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Title: Global economic consequences of deploying bioenergy with carbon capture and storage (BECCS)

Abstract

Bioenergy with carbon capture and storage (BECCS) is considered a potential source of net negative carbon emissions and, if deployed at sufficient scale, could potentially help reduce carbon dioxide emissions and concentrations. However, the viability and economic consequences of large-scale BECCS deployment are not fully understood. We use the GCAM integrated assessment model to explore the potential global and regional economic impacts of BECCS. BECCS always needs a net subsidy to be deployed; it never produces net tax revenue. We show that by mid-century, in a world committed to limiting climate change to 2°C, carbon tax revenues have peaked and are rapidly approaching the point where climate mitigation is a net burden on general tax revenues. Assuming that the required policy instruments are available to support BECCS deployment, we consider its effects on regional fossil fuels and biomass trade patterns. We find that in a world committed to limiting climate change to 2°C, the absence of CCS harms fossil-fuel exporting regions, while the presence of CCS and BECCS allows greater continued use and export of fossil fuels. We also explore the relationship between carbon prices, food crop prices and BECCS. We show that the carbon price and food-crop prices aremore » directly related. We also show that BECCS reduces the upward pressure on food crop prices exerted by carbon prices due to its effect on lowering carbon prices and lowering the total biomass demand in climate change mitigation scenarios. All of this notwithstanding, many challenges, both technical and institutional, remain to be addressed before BECCS could be deployed at scale.« less

Authors:
 [1]; ORCiD logo [1];  [1];  [1]; ORCiD logo [1]
  1. Pacific Northwest National Lab. (PNNL), Richland, WA (United States); Joint Global Change Research Inst., College Park,MD (United States)
Publication Date:
Research Org.:
Pacific Northwest National Lab. (PNNL), Richland, WA (United States)
Sponsoring Org.:
USDOE
OSTI Identifier:
1557600
Report Number(s):
PNNL-ACT-SA-10154
Journal ID: ISSN 1748-9326
Grant/Contract Number:  
AC05-76RL01830
Resource Type:
Accepted Manuscript
Journal Name:
Environmental Research Letters
Additional Journal Information:
Journal Volume: 11; Journal Issue: 9; Journal ID: ISSN 1748-9326
Publisher:
IOP Publishing
Country of Publication:
United States
Language:
English
Subject:
09 BIOMASS FUELS; Bioenergy; Carbon Capture and Storage (CCS); BECCS; Energy Security; Integrated Assessment; GCAM

Citation Formats

Muratori, Matteo, Calvin, Katherine V., Wise, Marshall A., Kyle, G Page., and Edmonds, James A. Global economic consequences of deploying bioenergy with carbon capture and storage (BECCS). United States: N. p., 2016. Web. doi:10.1088/1748-9326/11/9/095004.
Muratori, Matteo, Calvin, Katherine V., Wise, Marshall A., Kyle, G Page., & Edmonds, James A. Global economic consequences of deploying bioenergy with carbon capture and storage (BECCS). United States. doi:10.1088/1748-9326/11/9/095004.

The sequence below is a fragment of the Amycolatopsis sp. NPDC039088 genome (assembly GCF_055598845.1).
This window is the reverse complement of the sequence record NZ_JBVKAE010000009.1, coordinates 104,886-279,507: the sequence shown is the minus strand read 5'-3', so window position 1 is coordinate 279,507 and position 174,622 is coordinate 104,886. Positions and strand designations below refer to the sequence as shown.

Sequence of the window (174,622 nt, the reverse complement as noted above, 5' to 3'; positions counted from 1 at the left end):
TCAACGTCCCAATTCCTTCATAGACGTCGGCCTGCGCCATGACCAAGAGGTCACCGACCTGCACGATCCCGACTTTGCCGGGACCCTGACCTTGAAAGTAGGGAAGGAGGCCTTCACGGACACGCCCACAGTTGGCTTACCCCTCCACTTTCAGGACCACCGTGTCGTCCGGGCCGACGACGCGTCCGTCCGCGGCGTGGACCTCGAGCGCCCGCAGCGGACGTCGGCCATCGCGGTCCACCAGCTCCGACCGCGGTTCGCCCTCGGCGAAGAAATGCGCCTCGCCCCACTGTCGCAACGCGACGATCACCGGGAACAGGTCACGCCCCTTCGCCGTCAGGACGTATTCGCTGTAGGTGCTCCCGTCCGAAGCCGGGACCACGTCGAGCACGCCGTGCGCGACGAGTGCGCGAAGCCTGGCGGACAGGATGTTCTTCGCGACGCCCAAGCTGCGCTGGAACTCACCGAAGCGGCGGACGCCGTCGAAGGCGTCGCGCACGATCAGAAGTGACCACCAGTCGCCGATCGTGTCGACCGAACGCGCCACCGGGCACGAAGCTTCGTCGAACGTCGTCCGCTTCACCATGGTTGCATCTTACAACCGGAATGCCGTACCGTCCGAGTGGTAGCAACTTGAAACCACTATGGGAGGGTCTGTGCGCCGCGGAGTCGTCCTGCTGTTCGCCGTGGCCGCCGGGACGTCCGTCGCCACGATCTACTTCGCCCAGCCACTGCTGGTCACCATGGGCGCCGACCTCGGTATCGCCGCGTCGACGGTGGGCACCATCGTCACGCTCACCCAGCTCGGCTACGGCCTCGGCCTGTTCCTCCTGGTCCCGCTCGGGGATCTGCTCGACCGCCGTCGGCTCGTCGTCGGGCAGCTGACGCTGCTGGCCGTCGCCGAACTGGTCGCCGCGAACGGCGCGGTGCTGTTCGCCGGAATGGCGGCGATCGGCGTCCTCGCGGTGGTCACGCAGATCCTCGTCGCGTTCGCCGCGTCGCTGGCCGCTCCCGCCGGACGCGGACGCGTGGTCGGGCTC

Muratori, Matteo, Calvin, Katherine V., Wise, Marshall A., Kyle, G Page., and Edmonds, James A. Wed . "Global economic consequences of deploying bioenergy with carbon capture and storage (BECCS)". United States. doi:10.1088/1748-9326/11/9/095004. https://www.osti.gov/servlets/purl/1557600.
@article{osti_1557600,
title = {Global economic consequences of deploying bioenergy with carbon capture and storage (BECCS)},
author = {Muratori, Matteo and Calvin, Katherine V. and Wise, Marshall A. and Kyle, G Page. and Edmonds, James A.},
abstractNote = {Bioenergy with carbon capture and storage (BECCS) is considered a potential source of net negative carbon emissions and, if deployed at sufficient scale, could potentially help reduce carbon dioxide emissions and concentrations. However, the viability and economic consequences of large-scale BECCS deployment are not fully understood. We use the GCAM integrated assessment model to explore the potential global and regional economic impacts of BECCS. BECCS always needs a net subsidy to be deployed; it never produces net tax revenue. We show that by mid-century, in a world committed to limiting climate change to 2°C, carbon tax revenues have peaked and are rapidly approaching the point where climate mitigation is a net burden on general tax revenues. Assuming that the required policy instruments are available to support BECCS deployment, we consider its effects on regional fossil fuels and biomass trade patterns. We find that in a world committed to limiting climate change to 2°C, the absence of CCS harms fossil-fuel exporting regions, while the presence of CCS and BECCS allows greater continued use and export of fossil fuels. We also explore the relationship between carbon prices, food crop prices and BECCS. We show that the carbon price and food-crop prices are directly related. We also show that BECCS reduces the upward pressure on food crop prices exerted by carbon prices due to its effect on lowering carbon prices and lowering the total biomass demand in climate change mitigation scenarios. All of this notwithstanding, many challenges, both technical and institutional, remain to be addressed before BECCS could be deployed at scale.},
doi = {10.1088/1748-9326/11/9/095004},
journal = {Environmental Research Letters},
number = 9,
volume = 11,
place = {United States},
year = {2016},
month = {8}
}

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